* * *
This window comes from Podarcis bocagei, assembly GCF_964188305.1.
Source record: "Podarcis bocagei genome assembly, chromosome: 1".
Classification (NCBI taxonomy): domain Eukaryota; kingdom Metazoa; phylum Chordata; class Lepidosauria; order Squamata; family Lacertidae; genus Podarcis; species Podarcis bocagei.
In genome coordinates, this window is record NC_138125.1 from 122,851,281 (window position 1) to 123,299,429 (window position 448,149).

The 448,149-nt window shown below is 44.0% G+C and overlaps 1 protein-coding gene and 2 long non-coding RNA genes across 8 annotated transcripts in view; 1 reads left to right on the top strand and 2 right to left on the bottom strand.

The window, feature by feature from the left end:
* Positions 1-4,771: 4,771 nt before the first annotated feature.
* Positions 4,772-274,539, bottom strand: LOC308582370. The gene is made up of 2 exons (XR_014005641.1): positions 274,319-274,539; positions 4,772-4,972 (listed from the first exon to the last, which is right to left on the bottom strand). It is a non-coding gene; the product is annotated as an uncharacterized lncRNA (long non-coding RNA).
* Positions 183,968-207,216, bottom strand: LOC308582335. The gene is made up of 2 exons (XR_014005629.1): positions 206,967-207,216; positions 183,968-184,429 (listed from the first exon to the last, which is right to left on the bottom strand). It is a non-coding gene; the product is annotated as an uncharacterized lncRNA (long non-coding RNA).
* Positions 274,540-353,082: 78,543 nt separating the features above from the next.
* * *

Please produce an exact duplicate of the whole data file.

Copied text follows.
This window comes from Podarcis bocagei, assembly GCF_964188305.1.
Source record: "Podarcis bocagei genome assembly, chromosome: 1".
Classification (NCBI taxonomy): domain Eukaryota; kingdom Metazoa; phylum Chordata; class Lepidosauria; order Squamata; family Lacertidae; genus Podarcis; species Podarcis bocagei.
In genome coordinates, this window is record NC_138125.1 from 122,851,281 (window position 1) to 123,299,429 (window position 448,149).

The 448,149-nt window shown below is 44.0% G+C and overlaps 1 protein-coding gene and 2 long non-coding RNA genes across 8 annotated transcripts in view; 1 reads left to right on the top strand and 2 right to left on the bottom strand.

The window, feature by feature from the left end:
* Positions 1-4,771: 4,771 nt before the first annotated feature.
* Positions 4,772-274,539, bottom strand: LOC308582370. The gene is made up of 2 exons (XR_014005641.1): positions 274,319-274,539; positions 4,772-4,972 (listed from the first exon to the last, which is right to left on the bottom strand). It is a non-coding gene; the product is annotated as an uncharacterized lncRNA (long non-coding RNA).
* Positions 183,968-207,216, bottom strand: LOC308582335. The gene is made up of 2 exons (XR_014005629.1): positions 206,967-207,216; positions 183,968-184,429 (listed from the first exon to the last, which is right to left on the bottom strand). It is a non-coding gene; the product is annotated as an uncharacterized lncRNA (long non-coding RNA).
* Positions 274,540-353,082: 78,543 nt separating the features above from the next.